One might argure that this image follows the rule of thirds because it crosses from the top left to the bottom right where the third lines cross. But even if it didn't this close up has a shallow depth of field giving it depth. The depth or layers in the image make it interesting enough to break the rule of thirds.
One might argue that this image follows the rule of thirds because it crosses from the top left to the bottom right where the third lines cross. But even if it didn’t, this close up has a shallow depth of field. The depth or layers in the image make it interesting enough to break the rule of thirds.
This photo has the subject right in the middle. It is a closeup however, and the face is fairly symmetrical. Humans like things that are symetrical. Butterflies, flowers, faces, architecture and some signs are all examples of things that look very pleasing without the need to place them in the thirds.
This photo has the subject right in the middle. It is a closeup, however, and the face is fairly symmetrical. Humans like things that are symmetrical. Butterflies, flowers, faces, architecture and some signs are all examples of things that look very pleasing without the need to place them in the thirds.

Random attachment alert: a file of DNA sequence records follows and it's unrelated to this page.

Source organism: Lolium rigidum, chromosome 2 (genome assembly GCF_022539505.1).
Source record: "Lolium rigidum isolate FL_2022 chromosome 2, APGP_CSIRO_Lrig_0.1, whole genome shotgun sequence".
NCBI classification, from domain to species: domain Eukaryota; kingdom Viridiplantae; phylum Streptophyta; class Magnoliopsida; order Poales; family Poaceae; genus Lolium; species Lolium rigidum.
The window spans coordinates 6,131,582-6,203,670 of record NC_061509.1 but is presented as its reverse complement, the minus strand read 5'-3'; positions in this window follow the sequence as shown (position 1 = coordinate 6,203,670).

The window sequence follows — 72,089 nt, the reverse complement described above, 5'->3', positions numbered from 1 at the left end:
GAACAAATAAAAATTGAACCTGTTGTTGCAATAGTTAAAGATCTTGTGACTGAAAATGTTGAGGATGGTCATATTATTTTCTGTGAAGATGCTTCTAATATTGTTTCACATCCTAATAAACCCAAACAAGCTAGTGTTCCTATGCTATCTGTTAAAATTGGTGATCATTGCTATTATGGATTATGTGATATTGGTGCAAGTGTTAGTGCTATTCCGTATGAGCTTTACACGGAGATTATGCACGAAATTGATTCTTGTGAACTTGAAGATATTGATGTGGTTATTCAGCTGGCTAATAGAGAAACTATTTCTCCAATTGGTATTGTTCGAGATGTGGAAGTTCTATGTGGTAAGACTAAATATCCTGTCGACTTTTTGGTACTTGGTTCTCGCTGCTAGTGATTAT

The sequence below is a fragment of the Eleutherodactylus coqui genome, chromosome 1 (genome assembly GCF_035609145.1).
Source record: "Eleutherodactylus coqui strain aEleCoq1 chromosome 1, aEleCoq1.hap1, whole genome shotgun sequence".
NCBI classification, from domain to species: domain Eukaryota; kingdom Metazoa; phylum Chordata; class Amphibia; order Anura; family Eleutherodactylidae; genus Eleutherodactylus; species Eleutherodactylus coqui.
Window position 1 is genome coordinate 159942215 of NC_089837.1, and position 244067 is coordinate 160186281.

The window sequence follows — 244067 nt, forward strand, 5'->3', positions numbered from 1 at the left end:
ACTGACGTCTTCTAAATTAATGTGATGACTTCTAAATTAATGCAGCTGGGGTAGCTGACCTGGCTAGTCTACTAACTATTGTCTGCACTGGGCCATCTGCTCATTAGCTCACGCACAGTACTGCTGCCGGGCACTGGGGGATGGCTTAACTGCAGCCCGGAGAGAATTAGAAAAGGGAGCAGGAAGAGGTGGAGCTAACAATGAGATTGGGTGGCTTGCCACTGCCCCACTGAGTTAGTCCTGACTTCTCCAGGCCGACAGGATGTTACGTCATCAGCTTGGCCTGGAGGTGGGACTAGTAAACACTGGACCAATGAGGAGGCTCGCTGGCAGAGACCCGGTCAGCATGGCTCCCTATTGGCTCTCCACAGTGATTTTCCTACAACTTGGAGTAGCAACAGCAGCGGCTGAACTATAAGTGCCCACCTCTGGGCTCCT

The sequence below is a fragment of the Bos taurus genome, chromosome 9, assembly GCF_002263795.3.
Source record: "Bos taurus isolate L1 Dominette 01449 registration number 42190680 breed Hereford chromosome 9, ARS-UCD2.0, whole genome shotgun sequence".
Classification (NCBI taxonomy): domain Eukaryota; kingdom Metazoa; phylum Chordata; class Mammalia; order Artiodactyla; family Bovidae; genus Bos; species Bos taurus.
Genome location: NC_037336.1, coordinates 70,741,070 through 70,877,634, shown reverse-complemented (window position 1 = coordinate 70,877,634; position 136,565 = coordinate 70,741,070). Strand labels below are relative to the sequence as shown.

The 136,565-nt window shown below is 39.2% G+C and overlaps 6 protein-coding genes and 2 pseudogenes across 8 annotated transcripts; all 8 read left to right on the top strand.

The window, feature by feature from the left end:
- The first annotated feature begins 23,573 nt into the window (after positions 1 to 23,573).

To recap, knowing the rule of thirds and incorporating it into your shots can have a big impact on how your shots appeal to others. Experimenting and knowing when to break that rule can get some striking photos, as well.

Homework

Many digital cameras now-a-days already have a setting that allows you to put the grid overlay on your viewfinder or view screen. Your assignment is to find out, using your camera’s manual, and turn it on. Then go shoot. Shoot things by framing the subject in the thirds and then not in the thirds. Take several shots of the same subject, placing it all over the frame. Once you have taken photos of several things, load them into your computer and decided which shots are the best. Did your favorite ones use the rule of thirds or no?

Next Lesson

In the next lesson, we are going to revisit shutter speed and go into long exposures and night shots to get shots like these.

Long_exposure_of_Virgin_Creek_Falls

long exposures for night shots.